Human Rights

‘The right to development is an inalienable human right by virtue of which every human person and all peoples are entitled to participate in, contribute to, and enjoy economic, social, cultural and political development, in which all human rights and fundamental freedoms can be fully realized.’ (Article 1.1, Declaration on the Right to Development)

Historically, human rights and development have often existed in isolation of one another despite clear parallels and opportunities for convergence. Attempts at solidifying a closer relationship, such as the declaration of the right to development, have often been too vague, or experienced too much opposition from Western powers to represent a meaningful shift in how human rights and development are considered.

However, recent developments such as Agenda 2030, have put human rights into the development spotlight, explicitly recognising human rights rhetoric as central to what sustainable development aims to achieve, and drawing on past human rights treaties to help with the implementation of the SDGs.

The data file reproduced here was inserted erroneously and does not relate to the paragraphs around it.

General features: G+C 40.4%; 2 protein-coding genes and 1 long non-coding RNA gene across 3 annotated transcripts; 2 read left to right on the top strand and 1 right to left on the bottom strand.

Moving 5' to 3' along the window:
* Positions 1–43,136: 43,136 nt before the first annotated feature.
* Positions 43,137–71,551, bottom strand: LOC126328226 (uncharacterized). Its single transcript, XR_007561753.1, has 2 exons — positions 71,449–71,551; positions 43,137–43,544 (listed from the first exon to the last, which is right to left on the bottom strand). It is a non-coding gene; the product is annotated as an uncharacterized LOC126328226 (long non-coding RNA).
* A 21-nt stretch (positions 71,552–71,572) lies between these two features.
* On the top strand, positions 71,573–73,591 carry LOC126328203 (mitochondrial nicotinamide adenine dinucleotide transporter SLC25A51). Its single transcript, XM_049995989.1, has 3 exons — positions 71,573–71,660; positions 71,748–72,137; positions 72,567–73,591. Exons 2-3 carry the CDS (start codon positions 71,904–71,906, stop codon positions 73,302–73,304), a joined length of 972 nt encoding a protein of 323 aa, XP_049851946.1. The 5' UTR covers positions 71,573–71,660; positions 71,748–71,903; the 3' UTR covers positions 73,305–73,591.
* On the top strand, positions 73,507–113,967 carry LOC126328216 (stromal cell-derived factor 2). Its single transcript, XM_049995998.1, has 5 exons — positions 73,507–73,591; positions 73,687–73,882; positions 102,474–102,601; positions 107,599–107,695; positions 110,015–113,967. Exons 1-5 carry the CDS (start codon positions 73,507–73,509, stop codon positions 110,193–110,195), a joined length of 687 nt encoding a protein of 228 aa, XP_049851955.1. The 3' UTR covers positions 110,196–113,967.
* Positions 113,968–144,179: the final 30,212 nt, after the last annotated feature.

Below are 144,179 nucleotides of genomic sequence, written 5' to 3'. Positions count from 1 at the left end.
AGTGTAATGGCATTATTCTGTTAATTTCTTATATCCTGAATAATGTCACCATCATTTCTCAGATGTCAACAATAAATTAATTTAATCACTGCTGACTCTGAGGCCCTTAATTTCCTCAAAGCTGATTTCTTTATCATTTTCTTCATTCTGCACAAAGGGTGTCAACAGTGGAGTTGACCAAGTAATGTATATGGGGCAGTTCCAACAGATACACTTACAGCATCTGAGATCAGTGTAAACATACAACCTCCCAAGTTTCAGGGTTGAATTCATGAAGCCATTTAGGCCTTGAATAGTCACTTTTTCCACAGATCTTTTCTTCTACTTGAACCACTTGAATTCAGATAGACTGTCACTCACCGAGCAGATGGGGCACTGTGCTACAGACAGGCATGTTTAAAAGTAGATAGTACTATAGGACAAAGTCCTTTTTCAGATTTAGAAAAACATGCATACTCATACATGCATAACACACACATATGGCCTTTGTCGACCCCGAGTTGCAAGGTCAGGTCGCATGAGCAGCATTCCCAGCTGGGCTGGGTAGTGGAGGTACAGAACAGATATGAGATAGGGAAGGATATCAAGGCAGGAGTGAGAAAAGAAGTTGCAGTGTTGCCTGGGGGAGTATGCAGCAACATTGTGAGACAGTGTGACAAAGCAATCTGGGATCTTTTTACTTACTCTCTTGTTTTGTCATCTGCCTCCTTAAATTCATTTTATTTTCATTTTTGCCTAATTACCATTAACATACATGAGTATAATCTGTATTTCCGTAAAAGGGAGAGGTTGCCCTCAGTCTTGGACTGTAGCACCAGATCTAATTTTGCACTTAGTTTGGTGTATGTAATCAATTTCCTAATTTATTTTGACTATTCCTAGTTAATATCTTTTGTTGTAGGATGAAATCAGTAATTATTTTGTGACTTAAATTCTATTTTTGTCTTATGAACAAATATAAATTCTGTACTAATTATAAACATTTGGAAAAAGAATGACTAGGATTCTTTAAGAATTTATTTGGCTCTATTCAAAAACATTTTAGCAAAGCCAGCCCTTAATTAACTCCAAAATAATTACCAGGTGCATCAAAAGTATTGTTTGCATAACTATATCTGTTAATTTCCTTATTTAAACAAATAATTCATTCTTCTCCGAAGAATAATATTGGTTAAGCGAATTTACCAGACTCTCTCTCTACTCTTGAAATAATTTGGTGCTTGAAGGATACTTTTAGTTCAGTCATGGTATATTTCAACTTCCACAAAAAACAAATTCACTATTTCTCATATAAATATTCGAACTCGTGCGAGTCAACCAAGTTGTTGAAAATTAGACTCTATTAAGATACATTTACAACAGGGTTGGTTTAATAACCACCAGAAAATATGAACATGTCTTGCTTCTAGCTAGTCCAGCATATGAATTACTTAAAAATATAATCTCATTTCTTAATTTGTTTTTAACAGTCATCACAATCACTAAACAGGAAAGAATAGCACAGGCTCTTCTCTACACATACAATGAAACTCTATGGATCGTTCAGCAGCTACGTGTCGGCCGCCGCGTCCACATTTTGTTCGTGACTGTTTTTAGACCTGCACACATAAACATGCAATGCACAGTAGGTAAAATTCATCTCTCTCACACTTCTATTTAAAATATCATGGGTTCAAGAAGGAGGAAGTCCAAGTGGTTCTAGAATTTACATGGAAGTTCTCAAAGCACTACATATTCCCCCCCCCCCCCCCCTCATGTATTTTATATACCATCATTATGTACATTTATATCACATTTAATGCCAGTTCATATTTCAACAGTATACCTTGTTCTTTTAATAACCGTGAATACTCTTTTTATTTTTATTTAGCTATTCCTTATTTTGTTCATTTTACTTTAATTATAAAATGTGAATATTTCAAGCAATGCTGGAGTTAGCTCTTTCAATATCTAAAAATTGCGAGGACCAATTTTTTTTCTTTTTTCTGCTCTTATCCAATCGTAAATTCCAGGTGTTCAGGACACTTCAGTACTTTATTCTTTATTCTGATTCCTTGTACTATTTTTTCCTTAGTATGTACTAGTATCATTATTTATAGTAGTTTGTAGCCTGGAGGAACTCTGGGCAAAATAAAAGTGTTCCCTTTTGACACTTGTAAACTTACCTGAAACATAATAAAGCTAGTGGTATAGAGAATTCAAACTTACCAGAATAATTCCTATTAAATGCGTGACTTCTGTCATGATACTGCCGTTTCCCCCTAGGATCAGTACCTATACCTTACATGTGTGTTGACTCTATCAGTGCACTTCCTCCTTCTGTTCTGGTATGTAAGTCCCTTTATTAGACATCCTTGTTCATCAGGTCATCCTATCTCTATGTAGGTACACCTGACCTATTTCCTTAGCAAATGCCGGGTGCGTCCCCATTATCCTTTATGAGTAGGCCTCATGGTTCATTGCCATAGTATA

While Agenda 2030 is not legally binding, unlike some international human rights treaties, according to the resolution’s declaration (point 10), ‘the new agenda…is grounded in the Universal Declaration of Human Rights, international human rights treaties…and informed by other instruments such as the Declaration on the Right to Development”. As a global community, we have the resources, knowledge and skills to reverse the trend of growing inequality, increasing poverty and pervasive human rights abuses. Yet, efforts by the global community to make serious progress towards ending human suffering continue to fall short. Hopefully with international cooperation for the achievement of the sustainable development goals, the eradication of human rights abuses will play a central role.

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